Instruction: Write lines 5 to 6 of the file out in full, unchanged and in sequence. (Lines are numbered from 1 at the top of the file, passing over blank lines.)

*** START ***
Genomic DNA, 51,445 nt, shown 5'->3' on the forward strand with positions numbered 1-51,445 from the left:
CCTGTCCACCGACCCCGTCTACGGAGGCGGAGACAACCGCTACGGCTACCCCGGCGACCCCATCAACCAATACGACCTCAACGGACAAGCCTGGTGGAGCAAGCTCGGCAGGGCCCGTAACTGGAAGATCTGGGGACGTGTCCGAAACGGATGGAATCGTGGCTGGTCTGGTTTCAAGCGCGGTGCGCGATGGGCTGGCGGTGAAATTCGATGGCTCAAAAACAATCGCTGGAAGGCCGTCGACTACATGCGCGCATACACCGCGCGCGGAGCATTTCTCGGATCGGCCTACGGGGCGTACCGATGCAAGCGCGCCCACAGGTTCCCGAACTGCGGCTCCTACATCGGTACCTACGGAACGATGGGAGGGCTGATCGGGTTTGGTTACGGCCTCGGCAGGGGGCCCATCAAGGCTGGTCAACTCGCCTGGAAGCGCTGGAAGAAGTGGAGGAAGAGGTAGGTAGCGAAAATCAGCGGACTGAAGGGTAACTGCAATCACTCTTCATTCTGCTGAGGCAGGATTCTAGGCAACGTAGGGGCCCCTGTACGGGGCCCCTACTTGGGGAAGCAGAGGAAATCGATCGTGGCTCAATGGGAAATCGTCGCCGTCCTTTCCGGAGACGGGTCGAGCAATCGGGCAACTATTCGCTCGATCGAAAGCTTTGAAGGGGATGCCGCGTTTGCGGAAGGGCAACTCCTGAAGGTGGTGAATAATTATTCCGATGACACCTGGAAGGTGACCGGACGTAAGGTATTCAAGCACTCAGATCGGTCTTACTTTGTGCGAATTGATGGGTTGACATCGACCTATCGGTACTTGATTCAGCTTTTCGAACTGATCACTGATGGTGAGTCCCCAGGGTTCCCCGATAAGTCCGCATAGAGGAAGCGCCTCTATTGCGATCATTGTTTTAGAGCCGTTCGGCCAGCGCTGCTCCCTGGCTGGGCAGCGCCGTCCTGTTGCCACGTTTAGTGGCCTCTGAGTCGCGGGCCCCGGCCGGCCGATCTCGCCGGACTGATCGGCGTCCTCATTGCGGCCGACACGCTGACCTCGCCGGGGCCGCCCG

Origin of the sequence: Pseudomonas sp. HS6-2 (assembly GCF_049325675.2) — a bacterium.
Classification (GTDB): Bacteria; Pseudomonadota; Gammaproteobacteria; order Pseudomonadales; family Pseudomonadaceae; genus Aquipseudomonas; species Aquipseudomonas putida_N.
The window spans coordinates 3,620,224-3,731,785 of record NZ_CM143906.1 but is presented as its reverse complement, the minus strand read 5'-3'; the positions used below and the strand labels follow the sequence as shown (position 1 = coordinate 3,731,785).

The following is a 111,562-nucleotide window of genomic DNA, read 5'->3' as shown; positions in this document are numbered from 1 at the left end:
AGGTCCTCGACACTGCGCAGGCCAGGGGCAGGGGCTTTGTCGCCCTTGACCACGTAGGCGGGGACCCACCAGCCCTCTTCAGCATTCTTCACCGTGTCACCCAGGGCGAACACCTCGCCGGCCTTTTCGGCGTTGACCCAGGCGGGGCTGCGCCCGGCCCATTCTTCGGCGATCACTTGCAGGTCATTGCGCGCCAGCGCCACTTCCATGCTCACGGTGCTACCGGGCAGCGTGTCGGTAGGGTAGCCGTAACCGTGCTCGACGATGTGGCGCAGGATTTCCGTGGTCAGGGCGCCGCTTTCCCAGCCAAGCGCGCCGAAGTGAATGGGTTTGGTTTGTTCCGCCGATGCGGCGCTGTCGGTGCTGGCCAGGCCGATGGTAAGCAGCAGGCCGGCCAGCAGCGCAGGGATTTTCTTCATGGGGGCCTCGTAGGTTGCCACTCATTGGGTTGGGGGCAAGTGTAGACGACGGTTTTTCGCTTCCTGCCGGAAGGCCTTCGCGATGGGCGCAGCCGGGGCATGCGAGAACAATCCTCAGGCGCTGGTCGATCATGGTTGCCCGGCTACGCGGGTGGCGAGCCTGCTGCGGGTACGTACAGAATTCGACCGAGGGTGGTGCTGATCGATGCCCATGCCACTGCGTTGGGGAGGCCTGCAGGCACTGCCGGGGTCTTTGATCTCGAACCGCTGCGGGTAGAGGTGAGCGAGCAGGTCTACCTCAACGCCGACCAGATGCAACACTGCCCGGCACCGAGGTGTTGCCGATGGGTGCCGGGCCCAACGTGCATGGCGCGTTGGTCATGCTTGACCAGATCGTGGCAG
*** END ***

The window spans coordinates 3,620,224-3,731,785 of record NZ_CM143906.1 but is presented as its reverse complement, the minus strand read 5'-3'; the positions used below and the strand labels follow the sequence as shown (position 1 = coordinate 3,731,785).

The following is a 111,562-nucleotide window of genomic DNA, read 5'->3' as shown; positions in this document are numbered from 1 at the left end: